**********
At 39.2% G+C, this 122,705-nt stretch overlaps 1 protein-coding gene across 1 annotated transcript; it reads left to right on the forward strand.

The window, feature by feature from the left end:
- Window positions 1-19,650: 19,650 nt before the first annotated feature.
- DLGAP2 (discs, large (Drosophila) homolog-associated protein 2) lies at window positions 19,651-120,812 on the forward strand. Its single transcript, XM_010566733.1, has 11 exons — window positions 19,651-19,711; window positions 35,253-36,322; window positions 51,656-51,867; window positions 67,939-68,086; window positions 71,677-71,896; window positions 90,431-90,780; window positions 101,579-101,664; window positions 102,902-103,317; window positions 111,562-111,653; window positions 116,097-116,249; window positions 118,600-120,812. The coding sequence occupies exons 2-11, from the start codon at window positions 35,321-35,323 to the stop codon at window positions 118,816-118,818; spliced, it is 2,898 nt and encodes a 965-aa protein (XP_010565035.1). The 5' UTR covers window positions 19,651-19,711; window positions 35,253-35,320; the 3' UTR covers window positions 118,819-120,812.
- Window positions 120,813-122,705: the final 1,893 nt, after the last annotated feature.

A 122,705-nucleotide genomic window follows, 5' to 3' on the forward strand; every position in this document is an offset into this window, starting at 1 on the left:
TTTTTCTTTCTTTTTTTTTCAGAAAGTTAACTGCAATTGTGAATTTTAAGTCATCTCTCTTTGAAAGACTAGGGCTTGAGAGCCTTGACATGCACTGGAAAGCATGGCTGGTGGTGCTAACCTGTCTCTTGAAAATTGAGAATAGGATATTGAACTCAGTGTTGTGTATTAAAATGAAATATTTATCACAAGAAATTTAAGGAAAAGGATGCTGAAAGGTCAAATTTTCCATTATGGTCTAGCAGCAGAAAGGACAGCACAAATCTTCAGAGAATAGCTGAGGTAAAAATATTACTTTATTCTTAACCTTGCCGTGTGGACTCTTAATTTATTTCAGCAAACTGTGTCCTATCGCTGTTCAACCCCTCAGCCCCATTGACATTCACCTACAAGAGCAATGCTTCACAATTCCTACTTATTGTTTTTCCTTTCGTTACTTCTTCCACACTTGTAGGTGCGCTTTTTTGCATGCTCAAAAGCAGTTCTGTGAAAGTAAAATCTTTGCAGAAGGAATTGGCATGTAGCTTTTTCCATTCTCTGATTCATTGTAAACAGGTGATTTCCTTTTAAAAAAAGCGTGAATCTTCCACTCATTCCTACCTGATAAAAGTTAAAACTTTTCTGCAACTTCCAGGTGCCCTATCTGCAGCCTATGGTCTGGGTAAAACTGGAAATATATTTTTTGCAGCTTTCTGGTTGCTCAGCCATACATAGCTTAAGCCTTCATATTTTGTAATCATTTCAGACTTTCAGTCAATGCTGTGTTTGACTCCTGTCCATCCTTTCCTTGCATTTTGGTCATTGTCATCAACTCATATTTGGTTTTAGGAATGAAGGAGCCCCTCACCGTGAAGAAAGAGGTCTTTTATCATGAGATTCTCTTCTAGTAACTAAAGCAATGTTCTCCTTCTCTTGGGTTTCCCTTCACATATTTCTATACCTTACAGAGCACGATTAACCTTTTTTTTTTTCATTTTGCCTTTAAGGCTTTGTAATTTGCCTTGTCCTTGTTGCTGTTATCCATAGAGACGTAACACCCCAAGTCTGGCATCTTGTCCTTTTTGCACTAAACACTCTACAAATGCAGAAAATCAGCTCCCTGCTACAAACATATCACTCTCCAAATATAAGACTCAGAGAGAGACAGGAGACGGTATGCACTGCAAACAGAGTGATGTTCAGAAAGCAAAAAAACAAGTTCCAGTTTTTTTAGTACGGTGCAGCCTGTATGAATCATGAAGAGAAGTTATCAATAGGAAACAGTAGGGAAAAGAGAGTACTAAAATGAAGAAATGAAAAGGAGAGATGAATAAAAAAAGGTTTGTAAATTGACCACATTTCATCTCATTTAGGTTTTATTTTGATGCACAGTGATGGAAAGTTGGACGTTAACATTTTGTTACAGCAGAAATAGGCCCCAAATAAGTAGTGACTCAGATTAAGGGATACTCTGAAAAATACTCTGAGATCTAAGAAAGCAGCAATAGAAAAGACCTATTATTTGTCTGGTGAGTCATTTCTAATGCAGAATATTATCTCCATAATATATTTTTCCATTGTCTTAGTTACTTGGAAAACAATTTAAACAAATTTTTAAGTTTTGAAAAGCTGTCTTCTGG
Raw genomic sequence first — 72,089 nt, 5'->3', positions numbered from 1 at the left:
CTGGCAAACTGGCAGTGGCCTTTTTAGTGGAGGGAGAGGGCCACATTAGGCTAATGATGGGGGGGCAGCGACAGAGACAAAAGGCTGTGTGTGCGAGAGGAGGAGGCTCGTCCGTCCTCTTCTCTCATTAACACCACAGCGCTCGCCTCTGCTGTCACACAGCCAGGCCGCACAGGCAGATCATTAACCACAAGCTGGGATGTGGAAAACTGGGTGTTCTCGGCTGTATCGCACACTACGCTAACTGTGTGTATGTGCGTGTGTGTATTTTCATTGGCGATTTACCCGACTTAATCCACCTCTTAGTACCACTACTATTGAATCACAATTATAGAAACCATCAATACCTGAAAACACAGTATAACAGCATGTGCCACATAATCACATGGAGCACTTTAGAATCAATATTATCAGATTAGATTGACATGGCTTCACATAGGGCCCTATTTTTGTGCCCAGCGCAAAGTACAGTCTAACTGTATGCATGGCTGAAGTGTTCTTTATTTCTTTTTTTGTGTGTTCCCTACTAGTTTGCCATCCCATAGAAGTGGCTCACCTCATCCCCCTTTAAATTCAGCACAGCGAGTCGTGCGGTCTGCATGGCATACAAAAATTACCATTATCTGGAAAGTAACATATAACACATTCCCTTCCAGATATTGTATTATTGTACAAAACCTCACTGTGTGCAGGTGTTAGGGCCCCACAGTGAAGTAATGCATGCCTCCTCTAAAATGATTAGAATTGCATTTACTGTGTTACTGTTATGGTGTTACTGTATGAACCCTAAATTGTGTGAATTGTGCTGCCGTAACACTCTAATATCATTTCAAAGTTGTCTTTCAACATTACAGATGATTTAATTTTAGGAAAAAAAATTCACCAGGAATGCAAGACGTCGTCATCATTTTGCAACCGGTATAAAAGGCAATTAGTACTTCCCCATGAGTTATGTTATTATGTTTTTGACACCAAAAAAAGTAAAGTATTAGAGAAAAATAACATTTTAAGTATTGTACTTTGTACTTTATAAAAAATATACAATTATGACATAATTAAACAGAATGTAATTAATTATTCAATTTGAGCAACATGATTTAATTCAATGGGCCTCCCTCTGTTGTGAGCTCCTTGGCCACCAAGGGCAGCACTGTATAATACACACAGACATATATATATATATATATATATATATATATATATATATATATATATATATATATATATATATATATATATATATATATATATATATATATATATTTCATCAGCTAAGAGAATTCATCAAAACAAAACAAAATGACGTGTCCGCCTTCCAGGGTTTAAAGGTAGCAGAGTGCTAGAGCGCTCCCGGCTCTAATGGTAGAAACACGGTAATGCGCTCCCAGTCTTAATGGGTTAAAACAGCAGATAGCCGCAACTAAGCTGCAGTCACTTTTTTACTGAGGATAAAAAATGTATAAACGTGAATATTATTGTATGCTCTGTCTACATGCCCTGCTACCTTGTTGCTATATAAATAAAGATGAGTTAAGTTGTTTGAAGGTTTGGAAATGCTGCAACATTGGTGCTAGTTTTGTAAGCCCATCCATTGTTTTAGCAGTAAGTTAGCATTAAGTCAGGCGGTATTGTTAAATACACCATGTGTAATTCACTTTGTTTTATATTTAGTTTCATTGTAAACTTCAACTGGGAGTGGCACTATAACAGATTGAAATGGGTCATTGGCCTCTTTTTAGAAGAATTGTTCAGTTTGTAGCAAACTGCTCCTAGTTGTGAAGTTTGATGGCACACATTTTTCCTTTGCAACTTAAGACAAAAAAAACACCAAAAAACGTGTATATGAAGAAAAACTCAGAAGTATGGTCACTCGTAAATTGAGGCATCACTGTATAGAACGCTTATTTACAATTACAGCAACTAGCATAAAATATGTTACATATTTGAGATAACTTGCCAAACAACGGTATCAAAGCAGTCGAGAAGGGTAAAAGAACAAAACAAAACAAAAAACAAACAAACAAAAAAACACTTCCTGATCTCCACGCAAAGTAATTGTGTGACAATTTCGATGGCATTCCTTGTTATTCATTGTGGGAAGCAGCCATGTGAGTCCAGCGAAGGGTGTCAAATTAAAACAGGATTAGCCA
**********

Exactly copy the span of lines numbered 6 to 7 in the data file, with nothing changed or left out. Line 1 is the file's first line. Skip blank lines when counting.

A 122,705-nucleotide genomic window follows, 5' to 3' on the forward strand; every position in this document is an offset into this window, starting at 1 on the left:
TTTTTCTTTCTTTTTTTTTCAGAAAGTTAACTGCAATTGTGAATTTTAAGTCATCTCTCTTTGAAAGACTAGGGCTTGAGAGCCTTGACATGCACTGGAAAGCATGGCTGGTGGTGCTAACCTGTCTCTTGAAAATTGAGAATAGGATATTGAACTCAGTGTTGTGTATTAAAATGAAATATTTATCACAAGAAATTTAAGGAAAAGGATGCTGAAAGGTCAAATTTTCCATTATGGTCTAGCAGCAGAAAGGACAGCACAAATCTTCAGAGAATAGCTGAGGTAAAAATATTACTTTATTCTTAACCTTGCCGTGTGGACTCTTAATTTATTTCAGCAAACTGTGTCCTATCGCTGTTCAACCCCTCAGCCCCATTGACATTCACCTACAAGAGCAATGCTTCACAATTCCTACTTATTGTTTTTCCTTTCGTTACTTCTTCCACACTTGTAGGTGCGCTTTTTTGCATGCTCAAAAGCAGTTCTGTGAAAGTAAAATCTTTGCAGAAGGAATTGGCATGTAGCTTTTTCCATTCTCTGATTCATTGTAAACAGGTGATTTCCTTTTAAAAAAAGCGTGAATCTTCCACTCATTCCTACCTGATAAAAGTTAAAACTTTTCTGCAACTTCCAGGTGCCCTATCTGCAGCCTATGGTCTGGGTAAAACTGGAAATATATTTTTTGCAGCTTTCTGGTTGCTCAGCCATACATAGCTTAAGCCTTCATATTTTGTAATCATTTCAGACTTTCAGTCAATGCTGTGTTTGACTCCTGTCCATCCTTTCCTTGCATTTTGGTCATTGTCATCAACTCATATTTGGTTTTAGGAATGAAGGAGCCCCTCACCGTGAAGAAAGAGGTCTTTTATCATGAGATTCTCTTCTAGTAACTAAAGCAATGTTCTCCTTCTCTTGGGTTTCCCTTCACATATTTCTATACCTTACAGAGCACGATTAACCTTTTTTTTTTTCATTTTGCCTTTAAGGCTTTGTAATTTGCCTTGTCCTTGTTGCTGTTATCCATAGAGACGTAACACCCCAAGTCTGGCATCTTGTCCTTTTTGCACTAAACACTCTACAAATGCAGAAAATCAGCTCCCTGCTACAAACATATCACTCTCCAAATATAAGACTCAGAGAGAGACAGGAGACGGTATGCACTGCAAACAGAGTGATGTTCAGAAAGCAAAAAAACAAGTTCCAGTTTTTTTAGTACGGTGCAGCCTGTATGAATCATGAAGAGAAGTTATCAATAGGAAACAGTAGGGAAAAGAGAGTACTAAAATGAAGAAATGAAAAGGAGAGATGAATAAAAAAAGGTTTGTAAATTGACCACATTTCATCTCATTTAGGTTTTATTTTGATGCACAGTGATGGAAAGTTGGACGTTAACATTTTGTTACAGCAGAAATAGGCCCCAAATAAGTAGTGACTCAGATTAAGGGATACTCTGAAAAATACTCTGAGATCTAAGAAAGCAGCAATAGAAAAGACCTATTATTTGTCTGGTGAGTCATTTCTAATGCAGAATATTATCTCCATAATATATTTTTCCATTGTCTTAGTTACTTGGAAAACAATTTAAACAAATTTTTAAGTTTTGAAAAGCTGTCTTCTGG